Fig. 1. (a) Experimental setup of the bidirectional mode-locked ANDi laser. (b) Optical spectra and (c) oscilloscope trace of mode-locked pulses in CW (black) and CCW (red) direction.

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By increasing the pump power to 1.8 W, bidirectional mode-locking was achieved (Supplement 1, Section 1) as shown in Fig. 1(b). Benefiting from the dissipative soliton formation mechanism, the optical spectra for both directions were spectrally flat (${\lt}{{2}}\;{\rm{dB}}$ fluctuation) over 20 nm (5.3 THz). Such a broadband flat-top spectrum is highly desirable for dual-comb spectroscopy. At the pump power of 2 W, the output power of the CW and CCW directions were 50 mW and 72 mW, respectively, corresponding to pulse energies of more than 1 nJ for both directions. The efficiency can be further improved, thus reducing the pump power requirement, by minimizing the transmission loss of the Gaussian filter and utilizing large-core DC-YDFs with higher pump absorption. Time domain waveforms were measured using a 10-GHz photodetector and a 20-GHz real-time oscilloscope to confirm that both directions were fundamentally mode-locked, as shown in Fig. 1(c).

 

Fig. 2. Frequency stability of the bidirectional mode-locked ANDi laser. (a) $\Delta\! {{f}_{\rm{rep}}}$ between the two directions and its tunability by changing pump power (inset); (b) ${{f}_{\rm{rep}}}$ of the mode-locked pulses in CW direction (black) and CCW direction (red), and $\Delta\! {{f}_{\rm{rep}}}$ (blue) measured over a time span of 6000 s. Inset: zoom in of $\Delta\! {{f}_{\rm{rep}}}$ over the entire time span; (c) PSD of ${{f}_{\rm{rep}}}$ (black) and $\Delta\! {{f}_{\rm{rep}}}$ (blue), showing a common-mode noise cancellation of ${\gt}{{30}}\;{\rm{dB}}$ for slow fluctuations. The averaged traces are shown in green and pink. (d) Allan deviation of $\Delta\! {{f}_{\rm{rep}}}$, showing characteristic scaling of $\tau ^{-0.3}$ and $\tau ^{0.43}$ below and above the 100-s gate time.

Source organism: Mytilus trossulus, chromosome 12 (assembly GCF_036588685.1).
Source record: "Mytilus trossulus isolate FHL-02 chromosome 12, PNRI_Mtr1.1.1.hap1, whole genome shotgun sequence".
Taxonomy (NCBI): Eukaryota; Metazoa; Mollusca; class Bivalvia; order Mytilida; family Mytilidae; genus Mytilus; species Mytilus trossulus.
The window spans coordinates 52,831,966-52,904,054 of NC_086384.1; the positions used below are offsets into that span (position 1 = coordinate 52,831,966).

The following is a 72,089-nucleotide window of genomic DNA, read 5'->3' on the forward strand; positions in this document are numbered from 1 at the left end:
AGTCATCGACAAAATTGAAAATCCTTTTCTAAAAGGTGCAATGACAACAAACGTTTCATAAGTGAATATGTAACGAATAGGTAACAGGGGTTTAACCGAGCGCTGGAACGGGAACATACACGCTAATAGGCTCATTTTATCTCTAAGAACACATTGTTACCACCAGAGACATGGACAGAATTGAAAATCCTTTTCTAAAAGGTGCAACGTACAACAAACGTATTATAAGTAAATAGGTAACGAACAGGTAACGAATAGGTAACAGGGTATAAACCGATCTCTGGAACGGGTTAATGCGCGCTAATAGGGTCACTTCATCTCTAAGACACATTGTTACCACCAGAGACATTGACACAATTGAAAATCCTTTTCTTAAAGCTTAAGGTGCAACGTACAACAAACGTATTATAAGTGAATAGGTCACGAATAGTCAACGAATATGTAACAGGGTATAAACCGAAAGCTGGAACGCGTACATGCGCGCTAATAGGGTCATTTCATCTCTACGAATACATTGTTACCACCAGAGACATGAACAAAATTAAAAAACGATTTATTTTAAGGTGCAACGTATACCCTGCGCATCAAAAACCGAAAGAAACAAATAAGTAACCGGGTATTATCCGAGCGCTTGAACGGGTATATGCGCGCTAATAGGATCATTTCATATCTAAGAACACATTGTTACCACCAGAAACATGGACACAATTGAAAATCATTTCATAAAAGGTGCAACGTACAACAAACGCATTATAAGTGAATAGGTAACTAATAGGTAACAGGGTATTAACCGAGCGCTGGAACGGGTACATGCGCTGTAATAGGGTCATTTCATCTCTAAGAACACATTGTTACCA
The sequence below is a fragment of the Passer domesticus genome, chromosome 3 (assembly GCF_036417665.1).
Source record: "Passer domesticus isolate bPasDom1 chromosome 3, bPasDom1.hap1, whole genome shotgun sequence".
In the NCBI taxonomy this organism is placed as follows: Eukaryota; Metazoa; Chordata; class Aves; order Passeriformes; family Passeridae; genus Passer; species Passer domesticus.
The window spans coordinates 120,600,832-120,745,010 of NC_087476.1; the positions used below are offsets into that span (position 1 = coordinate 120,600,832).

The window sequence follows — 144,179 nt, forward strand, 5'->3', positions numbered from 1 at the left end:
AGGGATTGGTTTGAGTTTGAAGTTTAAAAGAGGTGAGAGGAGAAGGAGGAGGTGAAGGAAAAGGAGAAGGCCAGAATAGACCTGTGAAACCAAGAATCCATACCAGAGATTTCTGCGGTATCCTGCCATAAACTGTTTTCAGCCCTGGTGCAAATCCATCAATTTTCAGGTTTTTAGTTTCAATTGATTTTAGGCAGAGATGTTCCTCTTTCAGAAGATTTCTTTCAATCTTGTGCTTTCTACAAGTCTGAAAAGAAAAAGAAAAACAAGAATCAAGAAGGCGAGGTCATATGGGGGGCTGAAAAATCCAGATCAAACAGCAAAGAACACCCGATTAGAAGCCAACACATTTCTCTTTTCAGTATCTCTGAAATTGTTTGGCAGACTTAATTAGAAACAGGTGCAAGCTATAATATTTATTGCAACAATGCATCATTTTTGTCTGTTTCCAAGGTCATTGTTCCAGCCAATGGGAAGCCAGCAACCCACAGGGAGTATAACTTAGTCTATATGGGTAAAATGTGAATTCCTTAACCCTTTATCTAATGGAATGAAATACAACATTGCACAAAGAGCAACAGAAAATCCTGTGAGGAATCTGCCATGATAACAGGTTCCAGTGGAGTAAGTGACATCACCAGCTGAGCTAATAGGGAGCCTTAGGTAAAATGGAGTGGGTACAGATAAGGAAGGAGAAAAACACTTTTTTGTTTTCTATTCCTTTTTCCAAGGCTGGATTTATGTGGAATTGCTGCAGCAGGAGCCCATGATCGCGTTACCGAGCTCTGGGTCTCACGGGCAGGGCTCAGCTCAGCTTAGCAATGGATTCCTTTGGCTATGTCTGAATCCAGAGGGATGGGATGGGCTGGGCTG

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To observe the repetition rate difference ($\Delta\! {{f}_{\rm{rep}}}$), the outputs were combined through a 50/50 coupler and detected using a photodetector and an electrical spectral analyzer. As shown in Fig. 2(a), two RF tones with a small spacing of 140 Hz were observed. As shown in the inset of Fig. 2(a), by changing the pump power from 1.8 to 2.4 W, $\Delta\! {{f}_{\rm{rep}}}$ could be continuously tuned from 110 to 160 Hz without losing or changing the mode-locked state. More significantly, continuous $\Delta\! {{f}_{\rm{rep}}}$ tuning from 100 Hz all the way down to 0.1 Hz can be achieved by rotating the wave plates without lock-in effect and losing or changing the mode-locked state (Supplement 1, Section 2). Next, the free-running repetition rate was characterized by the simultaneous measurements of ${{f}_{\rm{rep}}}$ for both directions using two electronically synchronized frequency counters for 6000 s with a 1-s gate time. As shown in Fig. 2(b), ${{f}_{\rm{rep}}}$ of CW direction (black) and CCW direction (red) both drifted noticeably over time, showing a peak-to-peak deviation of 66 Hz. However, most of the ${{f}_{\rm{rep}}}$ drift is a common-mode noise, and thus it is not present in the $\Delta\! {{f}_{\rm{rep}}}$ (blue trace). As observed in the zoom-in view of the blue trace [inset of Fig. 2(b)], $\Delta\! {{f}_{\rm{rep}}}$ exhibited a much higher frequency stability and the corresponding peak-to-peak deviation was suppressed by 26 times to 2.5 Hz. To determine the common-mode noise cancellation, the measurement data were processed to obtain the power spectra density (PSD) of both ${{f}_{\rm{rep}}}$ and $\Delta\! {{f}_{\rm{rep}}}$, as shown in Fig. 2(c). ${\gt}{{30}}\;{\rm{dB}}$ common-mode noise cancellation is attainable for slow fluctuations below 0.1 Hz. At faster time scales, the measurement approaches the counter limit, and thus only an instrument-limited 10 dB noise suppression can be observed. To quantify the frequency stability of $\Delta\! {{f}_{\rm{rep}}}$, its Allan deviation was calculated and is shown in Fig. 2(d). For the gate time below 100 s, the free-running Allan deviation exhibits a characteristic roll-off as $\tau ^{-0.3}$, indicating that $\Delta\! {{f}_{\rm{rep}}}$ was dominated by white and flicker frequency noise in this time scale. The deviation reached its minimum of 110 mHz at 100-s gate time and started to increase with a scaling of $\tau ^{0.43}$ that is very close to the characteristic $\tau ^{0.5}$ scaling of random walk frequency noise. Thus, the long-term deviation can be attributed to the air disturbance and temperature fluctuation. Enclosing the bidirectional ANDi laser in a double-walled shielding box [25] will isolate it from environmental perturbations. In addition, as frequency drift features an Allan deviation linearly scaled with the gate time, we can conclude from the analysis that there is indeed no discernible drift in $\Delta\! {{f}_{\rm{rep}}}$.